Democrats And The White Vote
President Obama is likely to win re-election while overwhelmingly losing the white vote. Does it matter?
If President Barack Obama wins, he will be the popular choice of Hispanics, African-Americans, single women and highly educated urban whites. That’s what the polling has consistently shown in the final days of the campaign. It looks more likely than not that he will lose independents, and it’s possible he will get a lower percentage of white voters than George W. Bush got of Hispanic voters in 2000.
A broad mandate this is not.
Josh Marshall finds this critique outrageous:
Or to be more specific, Obama’s winning but not with the best votes. I mean really, if you can’t win with a broad cross-section of white people, can you really be said to represent the country?
He put it even more succinctly four years ago:
But creeping in the shadows of these conversations about how Democrats can no longer manage to win the white vote and are only saved from political oblivion by running up big margins among African-Americans is a little disguised assumption that African-American votes are somehow second-rate.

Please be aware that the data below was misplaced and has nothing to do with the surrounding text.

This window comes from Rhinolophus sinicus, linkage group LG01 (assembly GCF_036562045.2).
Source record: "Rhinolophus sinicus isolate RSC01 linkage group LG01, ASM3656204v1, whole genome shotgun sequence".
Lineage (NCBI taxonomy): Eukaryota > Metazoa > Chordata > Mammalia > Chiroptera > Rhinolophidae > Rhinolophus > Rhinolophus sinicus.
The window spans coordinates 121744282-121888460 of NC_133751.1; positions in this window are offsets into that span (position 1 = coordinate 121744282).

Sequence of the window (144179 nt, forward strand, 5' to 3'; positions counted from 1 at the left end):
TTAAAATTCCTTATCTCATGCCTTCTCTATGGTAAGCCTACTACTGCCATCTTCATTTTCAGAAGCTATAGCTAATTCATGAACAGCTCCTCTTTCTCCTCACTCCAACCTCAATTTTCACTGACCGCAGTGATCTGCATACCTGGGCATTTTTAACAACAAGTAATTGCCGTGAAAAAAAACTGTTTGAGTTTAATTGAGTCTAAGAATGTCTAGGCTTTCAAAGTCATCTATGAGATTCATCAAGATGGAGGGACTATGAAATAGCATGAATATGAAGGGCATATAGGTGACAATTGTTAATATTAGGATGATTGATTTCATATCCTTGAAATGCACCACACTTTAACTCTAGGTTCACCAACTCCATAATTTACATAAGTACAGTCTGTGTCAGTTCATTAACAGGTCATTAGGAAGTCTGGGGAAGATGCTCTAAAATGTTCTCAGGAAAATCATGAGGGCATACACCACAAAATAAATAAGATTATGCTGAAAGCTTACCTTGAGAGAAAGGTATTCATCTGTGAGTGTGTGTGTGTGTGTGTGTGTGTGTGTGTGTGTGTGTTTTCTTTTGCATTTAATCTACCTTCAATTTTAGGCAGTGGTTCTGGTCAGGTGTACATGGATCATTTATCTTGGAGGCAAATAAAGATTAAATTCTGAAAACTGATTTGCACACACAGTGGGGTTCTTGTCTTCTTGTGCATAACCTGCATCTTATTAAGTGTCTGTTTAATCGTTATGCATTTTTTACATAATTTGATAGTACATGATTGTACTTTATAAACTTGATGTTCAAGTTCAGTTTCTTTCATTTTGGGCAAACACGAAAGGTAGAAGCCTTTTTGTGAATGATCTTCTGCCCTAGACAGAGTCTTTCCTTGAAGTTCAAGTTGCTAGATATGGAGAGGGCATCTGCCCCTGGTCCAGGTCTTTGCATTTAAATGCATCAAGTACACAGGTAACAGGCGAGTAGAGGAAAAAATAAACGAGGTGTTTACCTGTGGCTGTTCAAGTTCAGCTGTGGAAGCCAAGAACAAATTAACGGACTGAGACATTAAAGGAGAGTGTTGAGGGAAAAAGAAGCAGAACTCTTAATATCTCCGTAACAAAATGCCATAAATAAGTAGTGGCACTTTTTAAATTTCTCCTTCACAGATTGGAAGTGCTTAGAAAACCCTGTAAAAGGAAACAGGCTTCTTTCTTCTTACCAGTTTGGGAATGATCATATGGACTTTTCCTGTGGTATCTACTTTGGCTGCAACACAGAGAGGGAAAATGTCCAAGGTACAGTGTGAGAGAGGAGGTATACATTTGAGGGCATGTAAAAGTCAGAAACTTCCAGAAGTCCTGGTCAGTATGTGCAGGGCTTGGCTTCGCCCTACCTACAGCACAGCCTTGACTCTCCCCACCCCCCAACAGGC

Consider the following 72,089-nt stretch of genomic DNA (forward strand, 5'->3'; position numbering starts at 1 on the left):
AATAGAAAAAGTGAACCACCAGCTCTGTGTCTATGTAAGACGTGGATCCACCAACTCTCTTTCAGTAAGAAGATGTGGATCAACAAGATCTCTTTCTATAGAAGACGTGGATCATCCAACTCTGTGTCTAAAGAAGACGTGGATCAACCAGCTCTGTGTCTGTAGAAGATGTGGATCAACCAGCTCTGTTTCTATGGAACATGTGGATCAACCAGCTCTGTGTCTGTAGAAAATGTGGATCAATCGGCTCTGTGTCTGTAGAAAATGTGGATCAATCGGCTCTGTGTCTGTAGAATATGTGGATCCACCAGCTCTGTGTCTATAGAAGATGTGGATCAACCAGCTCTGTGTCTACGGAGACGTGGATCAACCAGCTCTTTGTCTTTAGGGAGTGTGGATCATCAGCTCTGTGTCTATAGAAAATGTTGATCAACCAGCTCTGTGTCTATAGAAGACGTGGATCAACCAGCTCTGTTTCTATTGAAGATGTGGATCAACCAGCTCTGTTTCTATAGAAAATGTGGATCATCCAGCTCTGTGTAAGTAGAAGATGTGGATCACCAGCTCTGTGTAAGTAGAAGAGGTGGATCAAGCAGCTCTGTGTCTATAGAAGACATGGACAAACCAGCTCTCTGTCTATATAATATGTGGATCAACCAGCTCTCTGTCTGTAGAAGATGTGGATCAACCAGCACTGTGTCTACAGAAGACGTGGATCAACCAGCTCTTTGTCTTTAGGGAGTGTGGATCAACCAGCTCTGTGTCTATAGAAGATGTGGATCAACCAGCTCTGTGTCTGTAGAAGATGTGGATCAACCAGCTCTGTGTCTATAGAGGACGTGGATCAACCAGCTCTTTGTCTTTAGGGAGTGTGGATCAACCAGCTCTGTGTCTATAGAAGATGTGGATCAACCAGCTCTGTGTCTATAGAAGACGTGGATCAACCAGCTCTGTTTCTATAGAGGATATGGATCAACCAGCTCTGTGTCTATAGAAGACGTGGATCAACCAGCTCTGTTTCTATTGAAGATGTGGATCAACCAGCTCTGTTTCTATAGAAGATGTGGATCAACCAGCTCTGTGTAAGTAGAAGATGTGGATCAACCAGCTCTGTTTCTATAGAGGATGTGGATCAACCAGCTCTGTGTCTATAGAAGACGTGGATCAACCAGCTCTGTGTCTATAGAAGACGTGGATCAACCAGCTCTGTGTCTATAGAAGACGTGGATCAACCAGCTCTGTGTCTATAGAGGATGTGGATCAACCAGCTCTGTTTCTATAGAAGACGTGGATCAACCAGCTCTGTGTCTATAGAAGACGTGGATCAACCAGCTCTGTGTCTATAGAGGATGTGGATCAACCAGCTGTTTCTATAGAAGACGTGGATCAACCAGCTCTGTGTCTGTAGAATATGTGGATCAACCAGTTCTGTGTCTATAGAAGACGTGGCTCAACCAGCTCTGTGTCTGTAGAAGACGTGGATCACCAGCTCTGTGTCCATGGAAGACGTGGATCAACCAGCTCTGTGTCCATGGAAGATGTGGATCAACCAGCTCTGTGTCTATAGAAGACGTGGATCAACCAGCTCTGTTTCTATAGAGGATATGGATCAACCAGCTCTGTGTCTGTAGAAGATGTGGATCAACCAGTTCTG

While that sentiment no doubt exists, I don’t think this it’s fair to attribute it to Vandehei and Allen. Surely, it’s noteworthy if winner does poorly with the dominant demographic group in the country.
Non-Hispanic whites still make up 63.7 percent of the population as of the 2010 Census. In the 2008 election, they constituted 74 percent of the electorate. The fact that one political party overwhelmingly gets their votes is problematic. Even in 2008, when Barack Obama won in a landslide in an election that was a perfect storm for his party, he only carried 43 percent of the white vote.
Conversely, the fact that the other party gets virtually all of the black vote (12.6 percent of the population) and the lion’s share of Hispanics (16.4 percent with a bullet) is troubling.
Is winning the way Democrats do—with huge margins among racial minorities and a large number of whites—less legitimate than winning the way Republicans do—with a large majority of the majority but almost none of the minority population—less legitimate? Of course not. But Vandehei and Allen aren’t talking about legitimacy but mandate.
The fact of the matter is that, so long as the racial divide among the parties continues, it’s next to impossible for either party to get a “broad mandate.” America is increasingly a country of reinforcing cleavages, which can be crippling to the health of a democracy.